Phillion murder charge dropped
Spent nearly 32 years in prison for 1967 death of Ottawa firefighter
Crown prosecutors have withdrawn a murder charge against Romeo Phillion, who spent nearly 32 years behind bars for the 1967 stabbing death of an Ottawa firefighter, saying Thursday there was no longer any reasonable prospect of conviction.
Phillion was convicted in the death of Leopold Roy in 1972. Last year, the Ontario Court of Appeal overturned the conviction and ordered a new trial.
The Appeals Court judge said previously unheard evidence, in particular information about Phillion's alibi at the time of the crime, "could have left the jury in a state of reasonable doubt about the appellant's guilt."
Phillion, who turned 71 on Thursday, has been free on bail pending the appeal since 2003 and has been living in Toronto. He has pushed for the court to close his case for good.
Outside the Ottawa courtroom, Phillion said the presiding judge, in a statement following the Crown's withdrawal of charges, gave him a good birthday present.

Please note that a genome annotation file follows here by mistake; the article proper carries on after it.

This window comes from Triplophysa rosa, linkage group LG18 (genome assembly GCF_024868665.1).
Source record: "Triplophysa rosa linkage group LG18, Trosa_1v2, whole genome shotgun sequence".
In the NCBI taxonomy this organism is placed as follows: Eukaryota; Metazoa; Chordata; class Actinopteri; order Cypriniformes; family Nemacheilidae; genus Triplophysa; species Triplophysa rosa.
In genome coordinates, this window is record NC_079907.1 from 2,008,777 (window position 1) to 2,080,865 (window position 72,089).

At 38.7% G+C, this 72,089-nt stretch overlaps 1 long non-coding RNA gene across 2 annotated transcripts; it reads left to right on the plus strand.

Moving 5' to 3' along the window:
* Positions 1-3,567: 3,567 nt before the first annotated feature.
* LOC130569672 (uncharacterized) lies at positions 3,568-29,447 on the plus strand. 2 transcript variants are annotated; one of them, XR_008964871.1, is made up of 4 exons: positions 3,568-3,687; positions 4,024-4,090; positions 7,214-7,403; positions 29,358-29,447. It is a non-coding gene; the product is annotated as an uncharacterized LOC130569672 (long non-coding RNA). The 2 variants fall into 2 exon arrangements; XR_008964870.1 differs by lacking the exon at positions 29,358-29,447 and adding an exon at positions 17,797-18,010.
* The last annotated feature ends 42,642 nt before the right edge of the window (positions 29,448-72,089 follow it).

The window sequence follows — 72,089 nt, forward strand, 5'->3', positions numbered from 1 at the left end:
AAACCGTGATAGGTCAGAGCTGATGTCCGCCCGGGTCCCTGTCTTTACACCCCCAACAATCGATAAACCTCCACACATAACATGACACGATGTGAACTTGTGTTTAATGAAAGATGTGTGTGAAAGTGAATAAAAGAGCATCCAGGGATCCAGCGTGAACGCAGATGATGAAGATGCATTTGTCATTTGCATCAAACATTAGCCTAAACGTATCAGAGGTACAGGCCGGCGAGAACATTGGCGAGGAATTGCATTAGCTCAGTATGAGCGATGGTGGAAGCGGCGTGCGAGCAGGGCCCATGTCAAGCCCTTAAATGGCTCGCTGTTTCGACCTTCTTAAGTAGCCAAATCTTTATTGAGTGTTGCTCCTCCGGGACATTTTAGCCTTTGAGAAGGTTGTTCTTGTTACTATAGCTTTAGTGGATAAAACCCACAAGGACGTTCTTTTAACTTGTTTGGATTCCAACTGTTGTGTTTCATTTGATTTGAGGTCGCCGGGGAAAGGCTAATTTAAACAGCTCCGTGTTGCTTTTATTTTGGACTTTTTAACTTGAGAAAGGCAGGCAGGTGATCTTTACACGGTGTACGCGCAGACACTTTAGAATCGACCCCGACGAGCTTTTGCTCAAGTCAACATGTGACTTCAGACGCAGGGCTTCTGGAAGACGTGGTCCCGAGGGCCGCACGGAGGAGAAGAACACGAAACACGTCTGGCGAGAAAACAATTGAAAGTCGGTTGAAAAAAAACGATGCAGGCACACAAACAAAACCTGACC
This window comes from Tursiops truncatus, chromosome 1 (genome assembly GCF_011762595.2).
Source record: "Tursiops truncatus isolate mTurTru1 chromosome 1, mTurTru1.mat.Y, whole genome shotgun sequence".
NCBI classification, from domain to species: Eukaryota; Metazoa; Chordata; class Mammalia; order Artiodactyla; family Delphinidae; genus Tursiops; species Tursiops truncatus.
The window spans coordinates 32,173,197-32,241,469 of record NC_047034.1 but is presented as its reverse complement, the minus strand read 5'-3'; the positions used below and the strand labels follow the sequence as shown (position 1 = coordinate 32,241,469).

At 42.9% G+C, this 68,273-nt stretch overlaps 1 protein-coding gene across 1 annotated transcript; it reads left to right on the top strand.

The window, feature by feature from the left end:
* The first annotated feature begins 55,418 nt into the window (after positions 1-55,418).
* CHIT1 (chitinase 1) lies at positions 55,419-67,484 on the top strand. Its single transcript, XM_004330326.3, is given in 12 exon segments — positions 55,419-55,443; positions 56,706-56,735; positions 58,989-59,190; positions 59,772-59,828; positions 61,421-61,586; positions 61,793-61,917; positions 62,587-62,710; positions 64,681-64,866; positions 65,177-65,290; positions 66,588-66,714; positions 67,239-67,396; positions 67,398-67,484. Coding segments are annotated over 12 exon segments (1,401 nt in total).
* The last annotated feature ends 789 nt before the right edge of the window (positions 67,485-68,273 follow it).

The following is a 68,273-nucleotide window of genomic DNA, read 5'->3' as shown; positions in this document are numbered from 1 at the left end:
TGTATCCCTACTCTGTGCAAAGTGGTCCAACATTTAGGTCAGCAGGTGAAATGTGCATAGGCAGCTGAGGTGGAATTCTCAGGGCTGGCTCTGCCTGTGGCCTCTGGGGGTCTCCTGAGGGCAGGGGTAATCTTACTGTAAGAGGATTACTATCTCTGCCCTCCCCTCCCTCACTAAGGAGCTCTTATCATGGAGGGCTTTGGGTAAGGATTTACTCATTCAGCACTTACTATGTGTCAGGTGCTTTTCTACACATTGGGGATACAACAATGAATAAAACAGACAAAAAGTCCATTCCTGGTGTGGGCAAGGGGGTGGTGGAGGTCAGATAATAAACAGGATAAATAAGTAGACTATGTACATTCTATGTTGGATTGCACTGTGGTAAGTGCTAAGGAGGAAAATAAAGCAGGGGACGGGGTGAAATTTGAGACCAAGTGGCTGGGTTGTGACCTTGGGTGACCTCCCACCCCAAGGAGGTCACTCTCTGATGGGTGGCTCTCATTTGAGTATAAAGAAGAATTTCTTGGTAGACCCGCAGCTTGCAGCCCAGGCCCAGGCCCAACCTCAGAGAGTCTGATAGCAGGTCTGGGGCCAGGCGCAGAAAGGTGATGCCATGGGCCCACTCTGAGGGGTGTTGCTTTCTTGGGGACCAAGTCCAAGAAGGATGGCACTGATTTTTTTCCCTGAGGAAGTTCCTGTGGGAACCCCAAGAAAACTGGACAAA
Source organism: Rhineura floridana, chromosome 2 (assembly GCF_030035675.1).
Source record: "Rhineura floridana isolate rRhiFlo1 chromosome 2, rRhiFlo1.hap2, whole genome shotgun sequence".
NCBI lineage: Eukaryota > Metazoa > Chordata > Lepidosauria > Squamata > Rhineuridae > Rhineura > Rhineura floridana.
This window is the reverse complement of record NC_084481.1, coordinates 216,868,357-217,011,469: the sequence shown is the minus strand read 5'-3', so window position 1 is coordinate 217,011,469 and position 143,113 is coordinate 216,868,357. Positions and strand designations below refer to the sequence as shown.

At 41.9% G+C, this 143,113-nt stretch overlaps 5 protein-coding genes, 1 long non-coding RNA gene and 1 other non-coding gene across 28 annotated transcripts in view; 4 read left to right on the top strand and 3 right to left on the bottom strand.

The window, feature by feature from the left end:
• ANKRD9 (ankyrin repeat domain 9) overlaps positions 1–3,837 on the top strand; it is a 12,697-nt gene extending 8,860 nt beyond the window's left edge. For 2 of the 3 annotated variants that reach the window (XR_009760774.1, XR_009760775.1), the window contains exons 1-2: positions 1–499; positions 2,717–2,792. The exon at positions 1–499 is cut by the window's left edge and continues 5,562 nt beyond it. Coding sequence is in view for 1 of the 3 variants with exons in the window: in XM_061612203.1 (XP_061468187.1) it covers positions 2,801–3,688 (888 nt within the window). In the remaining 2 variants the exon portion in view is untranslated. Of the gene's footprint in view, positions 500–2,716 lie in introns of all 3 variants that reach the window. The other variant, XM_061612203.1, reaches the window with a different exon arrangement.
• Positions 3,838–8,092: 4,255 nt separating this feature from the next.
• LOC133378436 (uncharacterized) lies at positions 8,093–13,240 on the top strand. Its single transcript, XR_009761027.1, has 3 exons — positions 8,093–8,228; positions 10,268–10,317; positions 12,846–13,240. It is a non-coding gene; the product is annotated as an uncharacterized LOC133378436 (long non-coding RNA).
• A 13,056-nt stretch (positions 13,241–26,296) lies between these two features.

"I got an apology from the judge, which was a gift today, I was not expecting that," he said.
"I'm 71 years old today, but I feel like I'm 21."
Evidence withheld, appeals court had ruled
Prosecutors based their original case in part on a confession Phillion quickly recanted.
But during his appeal, his lawyers produced evidence that police and prosecutors deliberately withheld from his lawyer at his 1972 trial — including a police report that confirmed Phillion was stuck at a service station 200 kilometres from Ottawa, in Trenton, Ont., when the crime took place.
The trial occurred a decade before the adoption of the Charter of Rights and Freedoms and the development of the subsequent case law that now forbids prosecutors from hiding exculpatory evidence.
The Crown, in withdrawing the charges, said in a statement a new case could not be tried on its merits, as too much time had passed and some key witnesses were now deceased.
"The Crown has carefully and thoroughly assessed this case in accordance with its duty and has determined that, for the reasons stated, there is no longer any reasonable prospect of conviction," the Crown said. "In all the circumstances, the Crown would ask that the charge be marked withdrawn."